Ohio Medicaid expansion costs sailed farther past Gov. John Kasich’s projections in March, as total spending on the program topped the $7.5 billion mark.
Expansion cost $411 million last month, making March the most expensive month yet. For the past six months, expansion costs reported by the Ohio Department of Medicaid averaged $394 million — dwarfing other state programs.
Kasich’s budget office reported $312 million in primary and secondary education expenditures, $186 million in higher education expenditures, and $170 million in justice and public protection expenditures in March.
The governor predicted that adding working-age adults with no kids and no disabilities to the Medicaid rolls under the 2010 federal health law would cost $14 billion from 2014-20. Actual spending puts Kasich’s Obamacare expansion on track to cost $28.5 billion by 2020.
Kasich relied on a February 2013 study from the consulting firm Mercer for the Obamacare expansion cost projections he shared with legislators and the media in the months before he unilaterally expanded Medicaid.
Expansion costs continue to outpace Kasich’s expectations primarily because Mercer underestimated how many Ohioans would sign up. Enrollment was 673,000 in March; Mercer estimated 447,000 would enroll by 2020.
Mercer estimated that more than 80,000 expansion enrollees would move to Medicaid from private health insurance by 2016, but the Kasich administration does not know how many enrollees previously had insurance. The Kasich administration also does not know how many enrollees have jobs.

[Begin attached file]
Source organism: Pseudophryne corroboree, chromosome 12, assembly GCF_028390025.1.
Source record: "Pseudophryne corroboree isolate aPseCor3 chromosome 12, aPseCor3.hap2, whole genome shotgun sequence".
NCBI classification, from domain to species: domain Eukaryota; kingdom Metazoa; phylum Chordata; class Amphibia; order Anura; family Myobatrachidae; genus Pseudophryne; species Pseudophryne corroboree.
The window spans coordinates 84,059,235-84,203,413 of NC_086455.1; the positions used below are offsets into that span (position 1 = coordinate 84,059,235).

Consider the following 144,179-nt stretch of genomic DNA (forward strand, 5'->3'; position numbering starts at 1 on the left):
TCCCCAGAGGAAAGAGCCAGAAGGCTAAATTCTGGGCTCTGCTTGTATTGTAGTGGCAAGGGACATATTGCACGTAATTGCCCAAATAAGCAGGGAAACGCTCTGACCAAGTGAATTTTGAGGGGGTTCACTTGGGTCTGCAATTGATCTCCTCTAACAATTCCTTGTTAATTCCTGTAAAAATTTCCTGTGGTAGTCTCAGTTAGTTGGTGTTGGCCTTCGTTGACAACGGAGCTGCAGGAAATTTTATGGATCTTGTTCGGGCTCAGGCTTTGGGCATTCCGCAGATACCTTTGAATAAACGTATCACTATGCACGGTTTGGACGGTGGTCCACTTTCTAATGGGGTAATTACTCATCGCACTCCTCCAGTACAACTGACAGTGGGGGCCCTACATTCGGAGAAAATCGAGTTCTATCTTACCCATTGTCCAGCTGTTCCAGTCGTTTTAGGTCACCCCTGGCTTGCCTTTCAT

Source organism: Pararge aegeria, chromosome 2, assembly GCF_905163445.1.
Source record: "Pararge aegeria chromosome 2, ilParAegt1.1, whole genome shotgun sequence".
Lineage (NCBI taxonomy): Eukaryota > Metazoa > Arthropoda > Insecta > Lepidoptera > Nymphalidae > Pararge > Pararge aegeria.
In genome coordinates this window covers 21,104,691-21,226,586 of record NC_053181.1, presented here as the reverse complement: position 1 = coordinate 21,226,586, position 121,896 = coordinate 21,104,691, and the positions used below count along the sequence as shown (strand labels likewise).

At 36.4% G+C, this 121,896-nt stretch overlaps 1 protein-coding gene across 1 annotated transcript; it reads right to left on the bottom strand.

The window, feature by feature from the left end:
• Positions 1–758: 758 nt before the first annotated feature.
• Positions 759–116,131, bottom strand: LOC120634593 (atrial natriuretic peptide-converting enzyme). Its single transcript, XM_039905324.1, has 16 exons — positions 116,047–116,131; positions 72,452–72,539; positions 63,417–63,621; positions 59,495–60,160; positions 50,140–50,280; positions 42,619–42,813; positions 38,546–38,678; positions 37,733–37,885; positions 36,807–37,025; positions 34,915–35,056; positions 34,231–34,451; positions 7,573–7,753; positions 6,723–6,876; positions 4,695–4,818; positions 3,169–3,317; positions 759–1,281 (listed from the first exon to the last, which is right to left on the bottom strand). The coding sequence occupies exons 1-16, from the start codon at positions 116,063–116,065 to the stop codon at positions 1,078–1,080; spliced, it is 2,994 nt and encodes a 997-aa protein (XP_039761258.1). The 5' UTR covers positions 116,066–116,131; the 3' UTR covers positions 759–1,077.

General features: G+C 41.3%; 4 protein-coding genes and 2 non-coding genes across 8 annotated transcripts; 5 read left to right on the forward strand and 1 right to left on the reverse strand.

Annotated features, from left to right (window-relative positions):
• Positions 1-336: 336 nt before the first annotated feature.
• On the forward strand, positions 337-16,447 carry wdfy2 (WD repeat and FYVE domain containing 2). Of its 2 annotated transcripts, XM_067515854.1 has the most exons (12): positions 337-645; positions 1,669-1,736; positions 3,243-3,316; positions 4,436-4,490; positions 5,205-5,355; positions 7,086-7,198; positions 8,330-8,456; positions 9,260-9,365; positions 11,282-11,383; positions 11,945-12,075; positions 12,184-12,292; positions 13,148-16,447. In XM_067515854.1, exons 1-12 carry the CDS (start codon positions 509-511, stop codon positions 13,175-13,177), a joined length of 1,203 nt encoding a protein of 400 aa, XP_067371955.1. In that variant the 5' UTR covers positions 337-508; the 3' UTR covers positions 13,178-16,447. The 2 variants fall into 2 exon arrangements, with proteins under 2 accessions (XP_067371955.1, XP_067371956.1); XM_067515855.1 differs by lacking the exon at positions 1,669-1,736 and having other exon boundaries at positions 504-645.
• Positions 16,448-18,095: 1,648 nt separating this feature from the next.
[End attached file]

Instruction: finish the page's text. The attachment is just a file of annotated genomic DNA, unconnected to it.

With three months left in the state’s fiscal 2016, average monthly expansion enrollment is 4.2 percent higher than budget projections the Ohio Department of Medicaid revised less than a year ago. Expansion costs are over budget by 7.5 percent, relative to last spring’s ODM projections.
Click To TweetEven though Kasich’s Medicaid expansion is likely to cost twice as much as Kasich said it would by 2020, the Republican governor is running a presidential campaign built around the policy’s supposed success.
Three years to the day after Mercer’s estimates were published, Kasich told the national audience of a Feb. 13 CBS News debate that his Obamacare expansion was “coming in below cost estimates.”
“This has worked out great for us, and we’re saving money,” Kasich said when asked about Obamacare expansion at a CNN town hall several days later. Expanding Medicaid has helped Ohio’s balance sheet in the short-term, at the expense of current and future federal taxpayers.
Despite the $19 trillion national debt, Obamacare promises funding for 100 percent of Medicaid expansion benefit costs through the end of this year. Federal funding will decline to 95 percent in 2017 and gradually drop to 90 percent by 2020.
Under current law, Ohio taxpayers will be stuck with at least $20 million in additional monthly Obamacare expansion costs starting next January.
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